3
$\begingroup$

I have $n$-digit integer $N=a^2b$, $b$ is square-free. In other words, $a$ is maximal square which divides $N$.

What is fastest known algorithm to find $a$? I can write algorithm of $O(n^2\sqrt{N})$ simply trying all squares that are smaller than $N$ and checking for divisibility.

Is this problem as hard as factoring integer?

$\endgroup$

2 Answers 2

3
$\begingroup$

Using state of the art factoring algorithms, you can substantially improve on the algorithm you state. It appears that no algorithm better than factoring is known at the moment. See this question on mathoverflow.

$\endgroup$
5
  • $\begingroup$ However, I think that there can exist polynomial time algorithm for checking for square-freeness, because there exists polynomial time primality test and primality testing seems harder problem. $\endgroup$
    – Somnium
    Mar 20, 2016 at 22:18
  • $\begingroup$ Perhaps, but at the moment no such algorithm is known. Perhaps you can find it. $\endgroup$ Mar 20, 2016 at 22:19
  • 2
    $\begingroup$ @Somnium It's not at all clear that primality is harder than square-freedom. Perhaps you think it's easier because, instead of saying that the number has no factors, you're saying it's allowed some factors, as long as they're of a special form? So it's a kind of relaxation. But, for example, "is not a product of 2 and a prime" is a relaxation of evenness in the same way, but "is not a product of 2 and a prime" is clearly harder to decide than evenness. $\endgroup$ Mar 21, 2016 at 2:51
  • $\begingroup$ @David Yes, however, in my problem not $a$ nor $b$ are primes, $a$ is square and $b$ is square-free. $\endgroup$
    – Somnium
    Mar 21, 2016 at 6:18
  • $\begingroup$ Probabilistic primality tests are quite fast and easy, but I'm not aware of any probabilistic square-freeness test. So probabilistic primality test seems to be easier, which makes me think non-probabilistic primality test might be easier as well. $\endgroup$
    – gnasher729
    Apr 3, 2017 at 21:57
0
$\begingroup$

It's obviously not harder than factoring, because you can solve the problem by factoring N into primes, and taking pairs of prime factors. So trying all squares less than N is quite bad.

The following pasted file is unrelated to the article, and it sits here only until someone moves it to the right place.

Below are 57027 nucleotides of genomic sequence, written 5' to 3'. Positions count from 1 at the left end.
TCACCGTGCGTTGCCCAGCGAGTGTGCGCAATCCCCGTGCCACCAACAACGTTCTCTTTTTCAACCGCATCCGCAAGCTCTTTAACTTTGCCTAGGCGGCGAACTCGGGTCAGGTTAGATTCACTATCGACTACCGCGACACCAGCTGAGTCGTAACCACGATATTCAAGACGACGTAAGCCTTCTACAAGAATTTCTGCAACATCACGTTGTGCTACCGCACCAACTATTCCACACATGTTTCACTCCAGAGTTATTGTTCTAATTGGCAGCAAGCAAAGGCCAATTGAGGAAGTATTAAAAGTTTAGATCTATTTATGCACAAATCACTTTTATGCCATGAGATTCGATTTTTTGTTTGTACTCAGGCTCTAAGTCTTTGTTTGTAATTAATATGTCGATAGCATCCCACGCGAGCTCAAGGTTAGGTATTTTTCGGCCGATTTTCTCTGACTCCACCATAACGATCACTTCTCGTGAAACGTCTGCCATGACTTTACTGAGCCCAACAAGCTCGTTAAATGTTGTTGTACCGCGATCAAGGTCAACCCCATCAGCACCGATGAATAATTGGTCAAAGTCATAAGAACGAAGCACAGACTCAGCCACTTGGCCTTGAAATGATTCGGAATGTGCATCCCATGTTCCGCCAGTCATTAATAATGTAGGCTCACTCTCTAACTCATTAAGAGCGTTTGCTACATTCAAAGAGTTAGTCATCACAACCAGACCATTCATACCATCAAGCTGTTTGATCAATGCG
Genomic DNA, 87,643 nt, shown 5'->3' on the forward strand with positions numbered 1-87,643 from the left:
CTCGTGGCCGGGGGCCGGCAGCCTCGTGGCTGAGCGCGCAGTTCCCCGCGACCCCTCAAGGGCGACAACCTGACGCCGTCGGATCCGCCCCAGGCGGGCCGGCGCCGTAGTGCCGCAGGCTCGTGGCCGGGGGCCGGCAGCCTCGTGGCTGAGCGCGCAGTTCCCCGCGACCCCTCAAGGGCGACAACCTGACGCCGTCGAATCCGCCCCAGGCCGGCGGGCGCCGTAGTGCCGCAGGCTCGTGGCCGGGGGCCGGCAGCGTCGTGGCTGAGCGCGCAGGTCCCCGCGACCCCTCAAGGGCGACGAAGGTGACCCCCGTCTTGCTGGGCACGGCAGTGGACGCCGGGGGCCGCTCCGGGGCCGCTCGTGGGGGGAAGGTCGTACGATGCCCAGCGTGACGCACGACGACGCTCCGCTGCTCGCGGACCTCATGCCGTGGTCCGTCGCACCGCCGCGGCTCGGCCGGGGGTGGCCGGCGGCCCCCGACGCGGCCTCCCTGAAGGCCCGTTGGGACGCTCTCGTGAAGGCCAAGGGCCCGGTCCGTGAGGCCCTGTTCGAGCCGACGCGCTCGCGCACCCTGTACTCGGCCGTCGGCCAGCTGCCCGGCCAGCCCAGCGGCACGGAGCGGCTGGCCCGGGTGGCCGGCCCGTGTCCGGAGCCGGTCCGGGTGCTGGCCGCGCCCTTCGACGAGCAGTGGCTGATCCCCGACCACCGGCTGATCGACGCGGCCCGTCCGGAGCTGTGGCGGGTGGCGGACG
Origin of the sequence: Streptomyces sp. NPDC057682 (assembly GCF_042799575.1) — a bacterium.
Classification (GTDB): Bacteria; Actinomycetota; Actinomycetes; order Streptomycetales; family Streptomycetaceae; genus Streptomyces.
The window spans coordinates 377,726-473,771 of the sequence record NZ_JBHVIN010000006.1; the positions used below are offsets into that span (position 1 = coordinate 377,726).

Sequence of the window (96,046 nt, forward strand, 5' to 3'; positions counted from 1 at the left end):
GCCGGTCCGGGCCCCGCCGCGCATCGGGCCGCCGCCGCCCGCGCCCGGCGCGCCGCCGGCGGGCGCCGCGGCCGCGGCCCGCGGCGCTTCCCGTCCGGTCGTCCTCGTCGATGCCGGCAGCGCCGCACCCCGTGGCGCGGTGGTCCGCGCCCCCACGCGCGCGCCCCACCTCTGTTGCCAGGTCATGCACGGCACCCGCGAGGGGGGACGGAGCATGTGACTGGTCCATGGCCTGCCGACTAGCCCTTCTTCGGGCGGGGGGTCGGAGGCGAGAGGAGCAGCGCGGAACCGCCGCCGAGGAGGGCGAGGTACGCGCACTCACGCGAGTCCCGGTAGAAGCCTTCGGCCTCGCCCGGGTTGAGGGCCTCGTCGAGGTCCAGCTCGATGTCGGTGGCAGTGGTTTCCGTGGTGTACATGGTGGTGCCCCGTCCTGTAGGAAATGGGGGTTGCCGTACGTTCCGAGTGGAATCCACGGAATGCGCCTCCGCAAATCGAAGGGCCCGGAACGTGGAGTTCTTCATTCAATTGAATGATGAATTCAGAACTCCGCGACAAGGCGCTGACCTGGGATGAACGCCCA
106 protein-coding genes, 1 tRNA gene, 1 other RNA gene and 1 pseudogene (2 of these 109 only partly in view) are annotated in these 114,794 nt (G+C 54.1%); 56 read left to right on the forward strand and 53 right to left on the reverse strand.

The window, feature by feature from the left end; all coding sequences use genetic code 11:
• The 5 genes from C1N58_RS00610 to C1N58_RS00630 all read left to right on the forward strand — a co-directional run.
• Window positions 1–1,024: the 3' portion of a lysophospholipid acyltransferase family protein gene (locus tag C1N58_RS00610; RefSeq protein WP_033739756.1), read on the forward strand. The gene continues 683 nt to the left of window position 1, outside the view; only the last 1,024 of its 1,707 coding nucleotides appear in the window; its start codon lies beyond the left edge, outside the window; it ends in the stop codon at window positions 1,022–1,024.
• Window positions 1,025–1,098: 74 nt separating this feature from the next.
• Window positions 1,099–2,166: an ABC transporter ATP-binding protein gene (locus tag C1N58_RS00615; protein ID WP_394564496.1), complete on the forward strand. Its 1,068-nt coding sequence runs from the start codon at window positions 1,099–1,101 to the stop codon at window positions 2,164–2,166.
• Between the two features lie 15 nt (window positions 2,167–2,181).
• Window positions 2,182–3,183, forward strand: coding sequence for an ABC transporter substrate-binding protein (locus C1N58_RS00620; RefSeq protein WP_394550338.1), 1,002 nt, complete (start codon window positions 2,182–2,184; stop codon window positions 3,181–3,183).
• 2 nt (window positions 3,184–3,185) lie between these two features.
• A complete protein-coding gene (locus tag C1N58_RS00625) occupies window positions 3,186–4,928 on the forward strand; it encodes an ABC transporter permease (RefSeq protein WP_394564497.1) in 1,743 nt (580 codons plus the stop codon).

The question is whether we can solve this faster than factoring, which depends on the algorithm used.

For factoring using the naive algorithm, you would check if any primes up to $N^{1/2}$ divide N. But here we only need to check primes up to $N^{1/3}$: If there are no factors up to $N^{1/3}$ then N is prime or the product of two primes. So N is square free unless it is the square of a prime, which is easy to check. So you can solve the problem in $O(N^{1/3})$ instead of $O(N^{1/2})$ using the most basic factoring algorithm.

The Pollard-rho algorithm finds the smallest factor in $(p^{1/2})$ where p is the smallest factor. You use this to try to find factors. In the original Pollard-rho algorithm, once you have done about $N^{1/4}$ iterations of the algorithm, you can say "if there was a factor then I would have found it by now" and check whether N is a prime using some primality test. For this problem, you would say after $N^{1/6}$ iterations "if there was a square factor and another factor than I would have found a factor by now". So then you check if N is a square or a prime. Unfortunately, if N is the product of two large primes, Pollard-rho tells you quite quickly that N is very likely to be square free, in $O(N^{1/6})$, but a proof will take $O(N^{1/4})$.

And there's a link showing that for the fastest known factoring algorithm, looking for squares is not any faster.

$\endgroup$

Your Answer

By clicking “Post Your Answer”, you agree to our terms of service and acknowledge you have read our privacy policy.

Not the answer you're looking for? Browse other questions tagged or ask your own question.